I'm on vacation this week. Sort of on vacation. I'm going East to visit my family for a few days. Which, I don't expect, will be terribly relaxing. (It never is.) We always drive all over the place, visiting a million relatives. And my parents yell at each other. And I sit in the backseat and completely regress. My dad is having trouble seeing out of one of his eyes these days--his name is Bob; and I've started referring to him as "Bobclops"--which should make riding around with him driving A LOT more exciting than it normally is.
Whenever I have a few days to play what I want to play--as opposed to playing stuff that I have to review for work--I almost always take on a gaming project. A gaming project is when you pick one game and focus only on that game for the duration of your vacation time. Example: Over the Holidays a couple years back, I worked my way through Shadow of the Colossus in its entirety, defeating one colossus per day.
It was not unpleasant.
Gaming projects are a good way to fill in gaps in my gaming resume. Usually what I do is this: I pick a vintage game that I've been meaning to finish, but never quite got around to finishing. Mostly, it's just a good excuse to go back and appreciate the old crap.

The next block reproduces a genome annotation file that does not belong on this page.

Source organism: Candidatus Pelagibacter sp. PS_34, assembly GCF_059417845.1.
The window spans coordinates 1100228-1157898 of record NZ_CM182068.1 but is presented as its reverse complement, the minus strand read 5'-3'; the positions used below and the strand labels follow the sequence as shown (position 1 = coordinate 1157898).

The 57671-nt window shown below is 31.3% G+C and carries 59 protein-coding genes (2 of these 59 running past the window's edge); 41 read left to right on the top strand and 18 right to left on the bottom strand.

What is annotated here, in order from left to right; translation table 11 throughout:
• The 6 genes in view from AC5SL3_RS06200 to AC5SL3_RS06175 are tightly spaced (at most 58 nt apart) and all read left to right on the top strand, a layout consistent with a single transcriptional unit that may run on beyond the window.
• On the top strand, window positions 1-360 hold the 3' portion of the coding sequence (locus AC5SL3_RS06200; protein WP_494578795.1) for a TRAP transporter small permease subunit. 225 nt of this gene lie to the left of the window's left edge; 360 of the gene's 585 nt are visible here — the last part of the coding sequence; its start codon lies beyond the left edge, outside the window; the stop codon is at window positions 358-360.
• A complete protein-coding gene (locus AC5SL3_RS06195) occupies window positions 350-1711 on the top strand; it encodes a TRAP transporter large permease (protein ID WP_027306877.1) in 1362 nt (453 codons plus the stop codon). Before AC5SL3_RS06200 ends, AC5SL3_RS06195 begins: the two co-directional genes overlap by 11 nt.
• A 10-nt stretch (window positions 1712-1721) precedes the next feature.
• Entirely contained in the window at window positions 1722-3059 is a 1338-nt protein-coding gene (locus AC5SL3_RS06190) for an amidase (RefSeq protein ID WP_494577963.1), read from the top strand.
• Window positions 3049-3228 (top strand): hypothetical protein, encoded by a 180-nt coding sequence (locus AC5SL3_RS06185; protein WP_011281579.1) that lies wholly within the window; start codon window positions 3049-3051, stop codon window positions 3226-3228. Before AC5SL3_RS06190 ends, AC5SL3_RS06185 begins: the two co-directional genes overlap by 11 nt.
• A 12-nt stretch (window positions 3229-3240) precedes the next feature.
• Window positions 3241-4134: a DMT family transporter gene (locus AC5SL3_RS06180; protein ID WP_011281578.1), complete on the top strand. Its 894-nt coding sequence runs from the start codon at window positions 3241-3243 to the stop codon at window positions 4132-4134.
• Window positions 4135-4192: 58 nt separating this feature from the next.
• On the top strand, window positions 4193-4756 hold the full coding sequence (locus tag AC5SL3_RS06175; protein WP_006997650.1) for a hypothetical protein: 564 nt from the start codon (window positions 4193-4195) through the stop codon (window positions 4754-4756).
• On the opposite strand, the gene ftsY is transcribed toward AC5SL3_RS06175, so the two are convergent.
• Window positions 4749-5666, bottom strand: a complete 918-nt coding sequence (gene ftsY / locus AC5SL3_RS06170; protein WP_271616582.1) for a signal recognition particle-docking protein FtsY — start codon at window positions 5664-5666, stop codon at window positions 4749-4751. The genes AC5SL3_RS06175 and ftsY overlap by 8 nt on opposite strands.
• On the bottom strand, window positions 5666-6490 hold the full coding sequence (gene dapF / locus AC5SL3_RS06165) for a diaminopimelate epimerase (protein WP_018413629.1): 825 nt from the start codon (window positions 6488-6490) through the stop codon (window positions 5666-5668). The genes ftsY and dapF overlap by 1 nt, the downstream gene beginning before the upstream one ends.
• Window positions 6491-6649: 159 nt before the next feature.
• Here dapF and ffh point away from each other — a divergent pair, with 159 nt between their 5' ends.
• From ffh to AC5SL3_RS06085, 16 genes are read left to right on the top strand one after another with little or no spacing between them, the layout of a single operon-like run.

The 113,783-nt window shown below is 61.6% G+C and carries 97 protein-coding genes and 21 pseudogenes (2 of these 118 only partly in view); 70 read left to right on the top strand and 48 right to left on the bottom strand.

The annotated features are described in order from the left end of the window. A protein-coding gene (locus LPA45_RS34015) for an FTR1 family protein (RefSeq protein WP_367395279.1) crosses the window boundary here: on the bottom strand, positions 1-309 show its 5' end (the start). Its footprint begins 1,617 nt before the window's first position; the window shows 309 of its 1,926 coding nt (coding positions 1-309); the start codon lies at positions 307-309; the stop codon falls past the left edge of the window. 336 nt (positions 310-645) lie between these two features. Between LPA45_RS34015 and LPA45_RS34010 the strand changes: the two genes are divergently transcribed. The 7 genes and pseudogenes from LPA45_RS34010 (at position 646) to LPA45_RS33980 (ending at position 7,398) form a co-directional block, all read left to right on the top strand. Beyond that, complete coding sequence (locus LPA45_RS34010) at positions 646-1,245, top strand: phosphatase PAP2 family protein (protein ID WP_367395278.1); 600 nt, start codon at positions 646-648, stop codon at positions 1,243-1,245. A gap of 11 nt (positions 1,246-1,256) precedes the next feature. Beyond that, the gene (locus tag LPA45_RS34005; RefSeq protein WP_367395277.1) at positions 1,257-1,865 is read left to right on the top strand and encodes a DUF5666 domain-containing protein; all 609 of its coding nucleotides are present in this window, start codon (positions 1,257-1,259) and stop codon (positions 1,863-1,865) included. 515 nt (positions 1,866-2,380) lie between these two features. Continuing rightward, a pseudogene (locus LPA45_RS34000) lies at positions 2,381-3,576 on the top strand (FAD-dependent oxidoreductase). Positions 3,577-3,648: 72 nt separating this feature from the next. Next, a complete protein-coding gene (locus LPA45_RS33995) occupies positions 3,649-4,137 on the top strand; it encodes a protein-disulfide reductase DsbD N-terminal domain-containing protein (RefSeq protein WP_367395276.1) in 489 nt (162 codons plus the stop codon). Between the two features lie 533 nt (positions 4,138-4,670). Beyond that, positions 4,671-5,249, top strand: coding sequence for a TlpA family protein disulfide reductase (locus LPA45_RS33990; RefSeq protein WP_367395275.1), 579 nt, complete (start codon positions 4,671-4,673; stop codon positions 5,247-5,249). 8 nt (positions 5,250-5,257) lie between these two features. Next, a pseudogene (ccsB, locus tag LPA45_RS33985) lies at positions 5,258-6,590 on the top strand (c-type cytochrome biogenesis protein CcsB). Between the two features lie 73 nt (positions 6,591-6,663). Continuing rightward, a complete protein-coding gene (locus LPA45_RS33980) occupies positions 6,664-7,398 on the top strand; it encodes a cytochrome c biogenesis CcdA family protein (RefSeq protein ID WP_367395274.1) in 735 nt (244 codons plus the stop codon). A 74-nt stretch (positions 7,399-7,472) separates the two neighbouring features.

Ah, old crap.
On Friday, late in the afternoon, Vic came into the office--he's off too this week--and announced that he was planning to get every last star in Super Mario Galaxy 2. Which surprised me, because I thought the whole "gaming project" thing was unique to me. Apparently, other people do these gaming projects too.
Or maybe it's just Vic. Who knows.
Over the weekend, while contemplating what my gaming project was going to be, I popped in the 360 version of Clash of the Titans. I was kind of excited for it. I enjoyed the movie far more than I thought I would. And I do love my God of War knock-offs. So the game had a lot going for it. Plus: The PR company who sent me the game also saw fit to include the Clash of the T.'s Blu-ray.
Good will = generated.
The game was originally supposed to come out when the movie was in theaters. But at the last minute, it was delayed. Which I read as a good sign. They realized the game needed more work, so they held onto it and decided to work on it some more. I'm always OK with that. I wish more publishers would make these kinds of executive decisions. There would be a lot less crap/junk in the world.
Clash of the Titans: The Videogame blows. It blows about as much as anything I have ever played in my life. I can't even describe how terrible it is. I can't believe that the WB and Namco would even bother to lay this big, damp turd of a game on the world. Poor world!!!!!
I played for about an hour before taking the disc out of the 360, boxing it up, then literally hurling it across my living room. (My living room is small, so the game didn't have very far to travel.)
What total and complete shit. And Sam Worthington looks like Sloth from The Goonies for some inexplicable reason. (Durrrrrrrrrrrrr! Durrrrrrrr, durrrrrrrr!!!)
QUESTION: HOW DO YOU FUCK UP A GAME ABOUT FIGHTING GIANT MONSTERS WITH GIANT SWORDS?
ANSWER: THIS IS HOW.
As the English would say: What rubbish!
This game is so bad that it has, as an unfortunate side effect, retroactively diminished my opinion of the movie. Fuck this movie. I never want to see this movie again. And Liam Neeson: The Allman Brothers phoned. They want their wig back.